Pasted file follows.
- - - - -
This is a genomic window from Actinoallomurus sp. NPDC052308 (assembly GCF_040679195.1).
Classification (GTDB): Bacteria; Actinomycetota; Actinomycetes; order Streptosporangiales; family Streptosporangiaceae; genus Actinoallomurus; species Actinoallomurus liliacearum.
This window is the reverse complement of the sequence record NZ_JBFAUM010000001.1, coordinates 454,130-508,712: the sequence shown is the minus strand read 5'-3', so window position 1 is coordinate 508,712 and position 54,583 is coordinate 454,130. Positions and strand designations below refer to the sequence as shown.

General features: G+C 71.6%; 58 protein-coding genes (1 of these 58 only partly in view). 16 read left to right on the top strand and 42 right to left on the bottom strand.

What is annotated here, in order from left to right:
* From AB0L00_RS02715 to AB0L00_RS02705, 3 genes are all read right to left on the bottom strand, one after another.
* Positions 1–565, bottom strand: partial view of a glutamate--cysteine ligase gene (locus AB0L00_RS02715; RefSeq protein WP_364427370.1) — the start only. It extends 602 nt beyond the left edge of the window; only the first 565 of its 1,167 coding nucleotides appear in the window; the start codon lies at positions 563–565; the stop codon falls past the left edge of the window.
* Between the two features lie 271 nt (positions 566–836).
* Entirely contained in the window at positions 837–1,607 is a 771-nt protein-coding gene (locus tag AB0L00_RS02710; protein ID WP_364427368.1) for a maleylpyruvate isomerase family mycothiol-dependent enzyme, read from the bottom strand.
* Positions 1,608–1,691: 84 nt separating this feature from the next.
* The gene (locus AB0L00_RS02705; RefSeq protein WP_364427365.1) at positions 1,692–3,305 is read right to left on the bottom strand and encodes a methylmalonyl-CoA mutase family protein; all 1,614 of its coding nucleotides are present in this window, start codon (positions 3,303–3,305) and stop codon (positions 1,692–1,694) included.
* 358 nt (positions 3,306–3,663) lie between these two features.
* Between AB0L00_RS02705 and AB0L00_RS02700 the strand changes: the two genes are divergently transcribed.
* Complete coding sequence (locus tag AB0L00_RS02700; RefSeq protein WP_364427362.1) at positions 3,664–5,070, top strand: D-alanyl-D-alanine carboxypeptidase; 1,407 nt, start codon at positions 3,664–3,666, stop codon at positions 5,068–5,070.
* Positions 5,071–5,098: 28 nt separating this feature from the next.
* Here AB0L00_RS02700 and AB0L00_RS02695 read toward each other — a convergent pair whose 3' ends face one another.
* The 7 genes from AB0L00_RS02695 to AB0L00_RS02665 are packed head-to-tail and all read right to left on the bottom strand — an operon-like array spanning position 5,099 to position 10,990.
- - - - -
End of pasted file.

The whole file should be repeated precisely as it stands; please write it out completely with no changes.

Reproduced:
This is a genomic window from Actinoallomurus sp. NPDC052308 (assembly GCF_040679195.1).
Classification (GTDB): Bacteria; Actinomycetota; Actinomycetes; order Streptosporangiales; family Streptosporangiaceae; genus Actinoallomurus; species Actinoallomurus liliacearum.
This window is the reverse complement of the sequence record NZ_JBFAUM010000001.1, coordinates 454,130-508,712: the sequence shown is the minus strand read 5'-3', so window position 1 is coordinate 508,712 and position 54,583 is coordinate 454,130. Positions and strand designations below refer to the sequence as shown.

General features: G+C 71.6%; 58 protein-coding genes (1 of these 58 only partly in view). 16 read left to right on the top strand and 42 right to left on the bottom strand.

What is annotated here, in order from left to right:
* From AB0L00_RS02715 to AB0L00_RS02705, 3 genes are all read right to left on the bottom strand, one after another.
* Positions 1–565, bottom strand: partial view of a glutamate--cysteine ligase gene (locus AB0L00_RS02715; RefSeq protein WP_364427370.1) — the start only. It extends 602 nt beyond the left edge of the window; only the first 565 of its 1,167 coding nucleotides appear in the window; the start codon lies at positions 563–565; the stop codon falls past the left edge of the window.
* Between the two features lie 271 nt (positions 566–836).
* Entirely contained in the window at positions 837–1,607 is a 771-nt protein-coding gene (locus tag AB0L00_RS02710; protein ID WP_364427368.1) for a maleylpyruvate isomerase family mycothiol-dependent enzyme, read from the bottom strand.
* Positions 1,608–1,691: 84 nt separating this feature from the next.
* The gene (locus AB0L00_RS02705; RefSeq protein WP_364427365.1) at positions 1,692–3,305 is read right to left on the bottom strand and encodes a methylmalonyl-CoA mutase family protein; all 1,614 of its coding nucleotides are present in this window, start codon (positions 3,303–3,305) and stop codon (positions 1,692–1,694) included.
* 358 nt (positions 3,306–3,663) lie between these two features.
* Between AB0L00_RS02705 and AB0L00_RS02700 the strand changes: the two genes are divergently transcribed.
* Complete coding sequence (locus tag AB0L00_RS02700; RefSeq protein WP_364427362.1) at positions 3,664–5,070, top strand: D-alanyl-D-alanine carboxypeptidase; 1,407 nt, start codon at positions 3,664–3,666, stop codon at positions 5,068–5,070.
* Positions 5,071–5,098: 28 nt separating this feature from the next.
* Here AB0L00_RS02700 and AB0L00_RS02695 read toward each other — a convergent pair whose 3' ends face one another.
* The 7 genes from AB0L00_RS02695 to AB0L00_RS02665 are packed head-to-tail and all read right to left on the bottom strand — an operon-like array spanning position 5,099 to position 10,990.